What Happens in a Guardianship or Conservatorship?

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The formal requirements for the appointment of a guardian or conservator will vary among the states, but generally speaking, the process is handled by the probate court.  In many situations, the court will appoint a near relative, but there is no guarantee that the person appointed is someone who the incapacitated person would have chosen if they could voice their opinion.

Once a guardian or conservator has been appointed, the court authorizes and supervises the decisions of the decision-maker on behalf of the incapacitated person. The person acting as guardian or conservator will often employ the services of an attorney to file petitions with the court to enable the guardian or conservator to sell assets, expend funds for the beneficiary’s needs, and comply with reporting rules. In addition, an accountant is hired to prepare statements for the court to review and ultimately approve or reject.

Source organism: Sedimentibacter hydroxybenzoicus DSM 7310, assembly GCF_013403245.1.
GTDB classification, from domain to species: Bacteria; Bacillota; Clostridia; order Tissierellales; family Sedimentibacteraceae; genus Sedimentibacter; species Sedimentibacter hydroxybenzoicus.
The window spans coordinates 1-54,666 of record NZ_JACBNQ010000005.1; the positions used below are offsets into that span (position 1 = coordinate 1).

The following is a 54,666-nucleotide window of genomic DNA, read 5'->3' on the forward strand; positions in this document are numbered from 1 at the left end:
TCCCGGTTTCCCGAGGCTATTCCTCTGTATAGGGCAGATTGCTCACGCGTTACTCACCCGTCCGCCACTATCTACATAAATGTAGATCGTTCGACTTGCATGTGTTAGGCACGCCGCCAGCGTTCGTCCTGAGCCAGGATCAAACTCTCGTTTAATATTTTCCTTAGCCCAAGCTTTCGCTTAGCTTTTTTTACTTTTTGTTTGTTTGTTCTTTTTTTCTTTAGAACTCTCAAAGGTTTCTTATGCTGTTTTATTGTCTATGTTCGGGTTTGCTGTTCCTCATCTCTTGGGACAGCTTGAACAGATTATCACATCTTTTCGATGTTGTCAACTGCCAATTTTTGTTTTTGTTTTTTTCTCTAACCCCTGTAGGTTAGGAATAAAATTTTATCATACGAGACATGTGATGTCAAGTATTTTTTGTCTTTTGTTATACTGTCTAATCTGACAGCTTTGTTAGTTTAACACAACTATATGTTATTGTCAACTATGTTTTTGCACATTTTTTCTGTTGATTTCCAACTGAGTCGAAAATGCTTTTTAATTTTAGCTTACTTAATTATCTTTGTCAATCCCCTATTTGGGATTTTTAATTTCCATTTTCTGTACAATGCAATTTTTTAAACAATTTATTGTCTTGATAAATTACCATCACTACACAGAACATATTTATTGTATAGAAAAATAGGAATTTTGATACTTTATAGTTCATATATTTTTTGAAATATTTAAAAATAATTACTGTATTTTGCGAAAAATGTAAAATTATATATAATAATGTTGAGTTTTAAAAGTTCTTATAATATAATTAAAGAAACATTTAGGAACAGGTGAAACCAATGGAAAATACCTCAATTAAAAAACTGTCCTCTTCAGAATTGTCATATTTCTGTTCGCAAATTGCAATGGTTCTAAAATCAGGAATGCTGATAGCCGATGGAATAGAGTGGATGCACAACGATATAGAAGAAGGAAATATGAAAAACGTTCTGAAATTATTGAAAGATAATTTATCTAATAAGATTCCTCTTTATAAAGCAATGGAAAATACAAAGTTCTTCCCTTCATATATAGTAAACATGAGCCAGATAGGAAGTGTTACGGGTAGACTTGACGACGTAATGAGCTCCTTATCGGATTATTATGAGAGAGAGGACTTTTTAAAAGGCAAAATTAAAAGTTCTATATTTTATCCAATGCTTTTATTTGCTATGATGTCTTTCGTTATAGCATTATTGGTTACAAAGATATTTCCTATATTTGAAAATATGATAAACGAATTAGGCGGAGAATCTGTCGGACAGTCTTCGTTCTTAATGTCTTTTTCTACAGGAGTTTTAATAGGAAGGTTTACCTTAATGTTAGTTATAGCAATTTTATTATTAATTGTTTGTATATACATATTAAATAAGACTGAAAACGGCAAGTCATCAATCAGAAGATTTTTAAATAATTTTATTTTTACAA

Since legal and accounting fees are typically paid from the incapacitated person’s assets, this is obviously cumbersome and expensive, and to be avoided if possible.  In summary, a person’s unplanned disability will involve substantial costs, time, and frustration for the person and his family.

How Can I Avoid This Scenario?

You can avoid this scenario by planning ahead. Your estate planning attorney can provide, prior to incapacity, appropriate documents that will carry out your wishes, using the people you desire, and avoiding the courts altogether. Documents may include a variety of powers of attorney, health care directives, and trust instructions.